Today is International Vulture Awareness Day

Logo for International Vulture Awarenerss Day 2015

  • International Vulture Awareness Day, Saturday 5th September 2015
    The first Saturday in September each year is International Vulture Awareness Day. | Vultures are an ecologically vital group of birds that face a range of threats in many areas that they occur. Populations of many species are under pressure and some species are facing extinction. | The International Vulture Awareness Day has grown from Vulture Awareness Days run by the Birds of Prey Programme in South Africa and the Hawk Conservancy Trust in England, who decided to work together and expand the initiative into an international event. | It is now recognised that a co-ordinated international day will publicise the conservation of vultures to a wider audience and highlight the important work being carried out by the world’s vulture conservationists. | On the first Saturday in September, the aim is for each participating organisation to carry out their own activities that highlight vulture conservation and awareness. This website, established in July 2009, provides a central place for all participants to outline these activities and see the extent of vulture conservation across the world. | Additionally this webpage is a valuable resource for vulture workers to learn about the activities of their colleagues and to perhaps develop new collaborations or exchange information.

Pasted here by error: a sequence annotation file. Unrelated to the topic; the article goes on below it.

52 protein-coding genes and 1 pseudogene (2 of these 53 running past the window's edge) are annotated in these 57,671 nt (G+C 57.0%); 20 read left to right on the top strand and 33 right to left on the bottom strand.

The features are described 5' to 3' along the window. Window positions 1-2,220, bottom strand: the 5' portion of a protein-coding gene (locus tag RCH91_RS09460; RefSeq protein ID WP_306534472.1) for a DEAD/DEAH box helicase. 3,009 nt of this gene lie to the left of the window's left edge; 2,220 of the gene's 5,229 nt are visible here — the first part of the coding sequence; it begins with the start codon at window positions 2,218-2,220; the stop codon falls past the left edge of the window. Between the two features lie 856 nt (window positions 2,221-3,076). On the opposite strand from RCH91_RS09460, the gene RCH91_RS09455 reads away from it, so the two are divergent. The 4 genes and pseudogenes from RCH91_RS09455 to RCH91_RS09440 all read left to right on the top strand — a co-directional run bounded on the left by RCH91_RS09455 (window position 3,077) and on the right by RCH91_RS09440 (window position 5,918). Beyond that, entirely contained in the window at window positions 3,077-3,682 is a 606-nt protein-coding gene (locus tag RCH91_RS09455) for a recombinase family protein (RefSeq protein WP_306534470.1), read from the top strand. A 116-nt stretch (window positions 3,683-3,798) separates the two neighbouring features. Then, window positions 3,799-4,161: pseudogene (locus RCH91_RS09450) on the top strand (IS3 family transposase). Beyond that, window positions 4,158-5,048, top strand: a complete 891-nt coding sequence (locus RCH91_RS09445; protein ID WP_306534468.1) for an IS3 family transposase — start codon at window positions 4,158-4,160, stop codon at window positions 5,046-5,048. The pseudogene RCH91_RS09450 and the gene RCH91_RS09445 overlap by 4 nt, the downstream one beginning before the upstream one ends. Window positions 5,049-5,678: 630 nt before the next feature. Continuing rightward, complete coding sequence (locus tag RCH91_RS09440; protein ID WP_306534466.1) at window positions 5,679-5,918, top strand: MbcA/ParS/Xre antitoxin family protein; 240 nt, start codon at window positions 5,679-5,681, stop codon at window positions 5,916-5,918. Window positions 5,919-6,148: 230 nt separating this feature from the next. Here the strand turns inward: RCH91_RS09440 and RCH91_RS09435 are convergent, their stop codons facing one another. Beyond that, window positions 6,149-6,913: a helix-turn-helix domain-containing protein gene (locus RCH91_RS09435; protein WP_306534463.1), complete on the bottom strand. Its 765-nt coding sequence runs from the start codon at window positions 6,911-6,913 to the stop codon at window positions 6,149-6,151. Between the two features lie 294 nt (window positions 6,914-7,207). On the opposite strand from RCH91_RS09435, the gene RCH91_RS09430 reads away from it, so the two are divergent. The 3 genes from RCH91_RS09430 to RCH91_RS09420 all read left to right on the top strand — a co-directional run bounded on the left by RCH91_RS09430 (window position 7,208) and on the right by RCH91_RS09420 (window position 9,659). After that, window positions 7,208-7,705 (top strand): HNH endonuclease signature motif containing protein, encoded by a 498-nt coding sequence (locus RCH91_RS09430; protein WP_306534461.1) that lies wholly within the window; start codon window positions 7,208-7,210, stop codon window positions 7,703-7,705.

• Three Cheers for the Amazing Asian Vulture | USFWS Open Spaces Blog 090215
    In 2012, [USFWS] funded the establishment of a vulture restaurant in Koshi Tappu Wildlife Reserve in Nepal. | Vulture restaurants don’t serve vulture, they serve carcasses to vultures, and they are an important way to help recover vultures – in Asia, IUCN, the International Union for Conservation of Nature, classifies four species as Critically Endangered. | This is largely due to a drug given to livestock. | In Asian countries, people give diclofenac, a drug similar to aspirin or ibuprofen, to livestock to ease arthritic pain. | But vultures are hyper-sensitive to diclofenac. When they feed on livestock carcasses that had received the drug when they were alive, vultures die. And vulture population numbers have tumbled drastically since the drug came into use. | IUCN says that the white-rumped vulture was at one time called “possibly the most abundant large bird of prey in the world,” adding that its overall population “almost certainly numbered several million individuals.” But since the mid-1990s, IUCN says, “it has suffered a catastrophic decline (over 99%) across the Indian subcontinent,” and IUCN puts the total population now at less than 15,000.
  • Male Condor #509 Feeds Nestling FB 090315
    Bird Cams What attentive parents! Last evening male parent # 509 returned to the nest site to feed the chick. Check out the impressive shadows of the adult wings when he arrived and the view of the steep valley beyond the nest site.

    Keep watching:

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